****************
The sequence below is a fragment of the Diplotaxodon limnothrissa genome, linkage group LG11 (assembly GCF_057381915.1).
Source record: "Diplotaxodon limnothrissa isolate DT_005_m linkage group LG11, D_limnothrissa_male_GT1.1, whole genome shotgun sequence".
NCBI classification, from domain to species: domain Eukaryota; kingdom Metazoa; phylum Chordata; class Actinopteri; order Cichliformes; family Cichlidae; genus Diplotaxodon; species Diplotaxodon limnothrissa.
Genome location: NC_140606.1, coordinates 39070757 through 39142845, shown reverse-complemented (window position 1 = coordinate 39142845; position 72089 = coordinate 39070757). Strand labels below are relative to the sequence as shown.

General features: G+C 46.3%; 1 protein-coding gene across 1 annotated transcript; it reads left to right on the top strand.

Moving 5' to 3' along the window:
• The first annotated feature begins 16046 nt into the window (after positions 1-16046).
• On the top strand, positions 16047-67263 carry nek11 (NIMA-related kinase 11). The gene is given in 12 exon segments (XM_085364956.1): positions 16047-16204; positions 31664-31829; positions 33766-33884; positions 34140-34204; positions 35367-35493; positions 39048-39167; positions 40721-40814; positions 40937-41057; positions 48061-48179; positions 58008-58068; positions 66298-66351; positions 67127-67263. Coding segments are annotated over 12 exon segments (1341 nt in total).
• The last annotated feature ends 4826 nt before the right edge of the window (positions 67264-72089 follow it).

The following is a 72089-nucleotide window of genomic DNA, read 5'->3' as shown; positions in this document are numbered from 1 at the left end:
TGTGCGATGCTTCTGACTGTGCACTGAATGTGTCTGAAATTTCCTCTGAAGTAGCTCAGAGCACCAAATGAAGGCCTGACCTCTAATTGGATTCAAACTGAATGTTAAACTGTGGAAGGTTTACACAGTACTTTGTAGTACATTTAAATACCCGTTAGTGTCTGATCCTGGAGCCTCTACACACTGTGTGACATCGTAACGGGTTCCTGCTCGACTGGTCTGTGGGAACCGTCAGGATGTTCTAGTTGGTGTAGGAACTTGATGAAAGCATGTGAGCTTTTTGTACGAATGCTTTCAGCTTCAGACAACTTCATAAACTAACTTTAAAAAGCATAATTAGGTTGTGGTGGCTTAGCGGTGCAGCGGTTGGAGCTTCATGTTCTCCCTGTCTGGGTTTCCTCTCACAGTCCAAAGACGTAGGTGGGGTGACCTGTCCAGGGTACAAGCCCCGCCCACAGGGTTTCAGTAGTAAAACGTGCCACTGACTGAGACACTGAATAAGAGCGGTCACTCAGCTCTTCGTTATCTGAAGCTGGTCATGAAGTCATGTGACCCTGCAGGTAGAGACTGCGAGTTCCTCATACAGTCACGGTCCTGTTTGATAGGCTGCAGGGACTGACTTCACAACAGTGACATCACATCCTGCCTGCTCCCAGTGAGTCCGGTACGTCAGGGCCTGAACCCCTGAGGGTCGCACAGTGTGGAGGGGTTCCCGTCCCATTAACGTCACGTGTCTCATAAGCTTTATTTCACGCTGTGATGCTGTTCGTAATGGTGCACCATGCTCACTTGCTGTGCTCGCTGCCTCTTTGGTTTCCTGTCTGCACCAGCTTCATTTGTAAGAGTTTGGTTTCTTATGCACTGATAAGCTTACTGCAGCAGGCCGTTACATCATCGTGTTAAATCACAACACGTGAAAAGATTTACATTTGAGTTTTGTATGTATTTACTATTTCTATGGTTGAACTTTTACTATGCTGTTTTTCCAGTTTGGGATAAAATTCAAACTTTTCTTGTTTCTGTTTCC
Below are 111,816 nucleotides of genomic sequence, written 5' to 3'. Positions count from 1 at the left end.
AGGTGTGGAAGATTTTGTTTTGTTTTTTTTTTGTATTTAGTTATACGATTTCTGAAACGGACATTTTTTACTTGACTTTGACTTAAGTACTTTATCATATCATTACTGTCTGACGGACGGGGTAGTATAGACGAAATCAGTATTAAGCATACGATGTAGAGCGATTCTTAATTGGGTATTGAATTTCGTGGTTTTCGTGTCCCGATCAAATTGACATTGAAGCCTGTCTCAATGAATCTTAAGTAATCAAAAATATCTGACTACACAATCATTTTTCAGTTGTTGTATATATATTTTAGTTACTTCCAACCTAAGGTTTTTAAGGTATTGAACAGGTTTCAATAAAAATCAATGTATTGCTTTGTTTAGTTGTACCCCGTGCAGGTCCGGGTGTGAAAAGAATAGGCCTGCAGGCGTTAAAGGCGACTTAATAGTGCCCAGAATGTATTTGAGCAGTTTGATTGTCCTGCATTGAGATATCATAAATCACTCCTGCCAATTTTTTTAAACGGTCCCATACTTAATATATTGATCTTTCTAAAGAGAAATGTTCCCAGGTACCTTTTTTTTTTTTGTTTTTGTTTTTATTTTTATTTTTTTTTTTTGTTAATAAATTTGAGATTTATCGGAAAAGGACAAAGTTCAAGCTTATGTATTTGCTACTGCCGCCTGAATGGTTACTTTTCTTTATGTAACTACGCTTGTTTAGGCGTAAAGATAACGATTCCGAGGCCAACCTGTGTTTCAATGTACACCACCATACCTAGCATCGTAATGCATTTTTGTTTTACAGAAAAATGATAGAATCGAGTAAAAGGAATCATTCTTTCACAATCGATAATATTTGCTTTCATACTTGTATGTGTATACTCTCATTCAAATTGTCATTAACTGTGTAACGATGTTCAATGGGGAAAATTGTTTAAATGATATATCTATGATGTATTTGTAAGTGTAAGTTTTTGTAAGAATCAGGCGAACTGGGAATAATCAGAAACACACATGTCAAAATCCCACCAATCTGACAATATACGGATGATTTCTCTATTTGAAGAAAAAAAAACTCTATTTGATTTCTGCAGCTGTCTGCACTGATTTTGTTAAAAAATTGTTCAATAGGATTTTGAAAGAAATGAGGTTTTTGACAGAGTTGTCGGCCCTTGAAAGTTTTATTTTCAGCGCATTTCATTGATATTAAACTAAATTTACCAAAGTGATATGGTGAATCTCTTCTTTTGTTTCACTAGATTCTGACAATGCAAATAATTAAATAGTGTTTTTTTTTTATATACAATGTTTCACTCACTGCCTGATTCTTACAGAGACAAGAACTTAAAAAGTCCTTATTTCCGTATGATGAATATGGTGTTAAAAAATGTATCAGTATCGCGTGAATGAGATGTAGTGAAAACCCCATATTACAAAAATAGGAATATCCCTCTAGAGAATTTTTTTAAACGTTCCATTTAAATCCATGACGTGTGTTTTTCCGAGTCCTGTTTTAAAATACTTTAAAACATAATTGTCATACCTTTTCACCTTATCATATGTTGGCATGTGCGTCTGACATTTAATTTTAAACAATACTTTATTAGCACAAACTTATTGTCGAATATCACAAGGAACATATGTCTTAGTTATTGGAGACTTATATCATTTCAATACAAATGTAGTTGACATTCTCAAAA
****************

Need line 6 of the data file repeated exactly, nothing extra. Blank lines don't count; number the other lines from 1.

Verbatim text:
Moving 5' to 3' along the window: